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2020-07-06 12:21:48 Voices

This year, after courses at my university were forced online by the COVID-19 pandemic, my teaching assistant set up an online chat group for my criminal law students to both discuss the course materials among themselves and ask me any questions they might have.

Things were going well, or about as well as they could be, until one day in late March. The first two topics we covered that day were intentional homicide and assault. Checking the chat after my lecture, I found few questions. I was relieved: That meant I’d probably covered everything they needed to know. So after a short break, I moved on to the next item on the syllabus: sex crimes — including rape, indecent assault, and child molestation. It’s a complicated topic, and I hadn’t finished before it was time to take another break. Glancing down at my phone, I saw more than 60 unread messages in the group.

Some were questions, others contained the students’ own interpretations: “Teacher, what charges would be filed for a rape between two men, or a woman raping a man?” one message read.

“How can a woman force a man to have sex? Forceful masturbation?” read another.

“There are probably more cases of women raping men abroad,” a student offered in reply. “In China, that’s pretty rare.”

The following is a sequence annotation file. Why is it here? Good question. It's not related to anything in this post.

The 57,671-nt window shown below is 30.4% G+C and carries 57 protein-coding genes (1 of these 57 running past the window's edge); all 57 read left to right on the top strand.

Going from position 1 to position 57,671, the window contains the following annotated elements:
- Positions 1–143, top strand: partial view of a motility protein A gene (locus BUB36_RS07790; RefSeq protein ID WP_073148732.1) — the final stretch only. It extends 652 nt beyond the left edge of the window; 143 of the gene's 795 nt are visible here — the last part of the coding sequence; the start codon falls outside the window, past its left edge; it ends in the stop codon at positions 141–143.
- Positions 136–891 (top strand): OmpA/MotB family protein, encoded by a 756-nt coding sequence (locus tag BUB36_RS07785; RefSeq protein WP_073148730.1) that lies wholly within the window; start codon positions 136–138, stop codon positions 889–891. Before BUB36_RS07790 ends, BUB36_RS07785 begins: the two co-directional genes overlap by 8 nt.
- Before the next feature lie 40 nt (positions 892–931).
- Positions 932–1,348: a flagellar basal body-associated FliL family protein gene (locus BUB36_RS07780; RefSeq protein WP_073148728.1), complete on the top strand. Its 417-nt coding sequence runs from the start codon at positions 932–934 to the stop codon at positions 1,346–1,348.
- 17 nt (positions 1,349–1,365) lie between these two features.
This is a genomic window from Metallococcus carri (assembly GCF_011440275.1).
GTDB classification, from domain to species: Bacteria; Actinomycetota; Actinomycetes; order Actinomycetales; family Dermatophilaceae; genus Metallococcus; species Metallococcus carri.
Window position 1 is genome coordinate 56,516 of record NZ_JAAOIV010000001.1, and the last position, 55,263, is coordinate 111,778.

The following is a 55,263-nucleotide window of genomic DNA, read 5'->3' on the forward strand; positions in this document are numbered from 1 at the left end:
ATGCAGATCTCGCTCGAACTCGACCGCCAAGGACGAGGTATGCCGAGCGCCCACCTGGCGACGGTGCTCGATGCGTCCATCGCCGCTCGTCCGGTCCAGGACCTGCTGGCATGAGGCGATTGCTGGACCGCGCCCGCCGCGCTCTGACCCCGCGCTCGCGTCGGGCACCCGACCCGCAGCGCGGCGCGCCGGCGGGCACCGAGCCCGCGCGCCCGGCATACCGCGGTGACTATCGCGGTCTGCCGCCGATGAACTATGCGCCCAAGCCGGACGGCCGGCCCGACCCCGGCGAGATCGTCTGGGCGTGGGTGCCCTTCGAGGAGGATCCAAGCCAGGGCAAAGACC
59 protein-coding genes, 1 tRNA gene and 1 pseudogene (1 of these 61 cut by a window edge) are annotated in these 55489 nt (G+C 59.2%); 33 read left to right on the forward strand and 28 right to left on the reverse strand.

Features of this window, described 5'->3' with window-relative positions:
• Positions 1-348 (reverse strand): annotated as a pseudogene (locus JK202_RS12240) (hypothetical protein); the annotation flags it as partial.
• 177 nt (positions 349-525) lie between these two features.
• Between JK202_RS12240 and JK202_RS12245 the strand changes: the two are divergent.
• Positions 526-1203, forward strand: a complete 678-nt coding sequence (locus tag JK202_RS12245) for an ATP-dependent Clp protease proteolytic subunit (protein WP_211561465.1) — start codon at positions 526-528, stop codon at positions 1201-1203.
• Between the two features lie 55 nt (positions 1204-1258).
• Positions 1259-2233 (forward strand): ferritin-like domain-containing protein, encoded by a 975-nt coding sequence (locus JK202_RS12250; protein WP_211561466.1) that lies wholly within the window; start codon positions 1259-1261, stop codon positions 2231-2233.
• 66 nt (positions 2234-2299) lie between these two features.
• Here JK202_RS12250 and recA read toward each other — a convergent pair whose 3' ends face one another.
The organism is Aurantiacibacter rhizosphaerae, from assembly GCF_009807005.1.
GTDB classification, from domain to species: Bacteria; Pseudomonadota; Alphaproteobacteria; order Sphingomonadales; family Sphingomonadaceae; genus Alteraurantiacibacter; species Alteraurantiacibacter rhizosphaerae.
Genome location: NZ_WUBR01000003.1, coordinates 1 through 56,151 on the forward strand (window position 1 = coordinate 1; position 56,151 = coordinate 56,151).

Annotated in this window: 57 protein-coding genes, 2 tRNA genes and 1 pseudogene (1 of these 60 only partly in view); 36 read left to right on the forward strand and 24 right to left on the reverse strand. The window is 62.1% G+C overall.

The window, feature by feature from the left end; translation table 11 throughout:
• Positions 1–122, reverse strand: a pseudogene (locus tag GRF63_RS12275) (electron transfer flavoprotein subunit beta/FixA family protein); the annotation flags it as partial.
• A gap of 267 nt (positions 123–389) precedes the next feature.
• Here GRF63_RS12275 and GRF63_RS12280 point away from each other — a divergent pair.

“Maybe that’s because victims are ashamed to speak up,” another student responded. I saw others discussing what it’s like to experience sexual harassment as a man.

It was a running joke among students back then that certain professors really knew how to ‘explain Article 236.’

Swiping through their comments, I was reminded of my own time as a law undergrad in the mid-2000s. It was a running joke among students back then that certain professors really knew how to “explain Article 236” — the article of China’s criminal code dealing with rape. The provision is quite simple, but you can’t talk about the legal definition of rape without explicit discussions of sex — oral sex, anal sex, digital penetration, or penetration with a foreign object could all carry different penalties, for example — so teachers must make sure students understand what each act entails. 

That’s a subject not all of our teachers wanted to unravel, however. More prudish lecturers merely mentioned sex crimes in passing, suggesting students should read up on the specifics after class, while the in-depth knowledge of their bolder counterparts became the subject of titillating gossip.

Growing up in the ’90s and early ’00s, sex was always shrouded in an air of unspeakable mystery. Sex education was unheard of back then: Even biology teachers sometimes opted to skip over certain anatomical details they deemed too embarrassing. So it’s no surprise my classmates might see a class on sex crimes as an exciting and rare educational opportunity to learn about sex.

In 2014, when I went to the Netherlands to pursue my doctorate, I chose to focus my research on child sex abuse law. Whenever sex came up in academic conversations with my mentors and colleagues, their discussions were natural and uninhibited. It was certainly a contrast to what I was used to, but I adapted.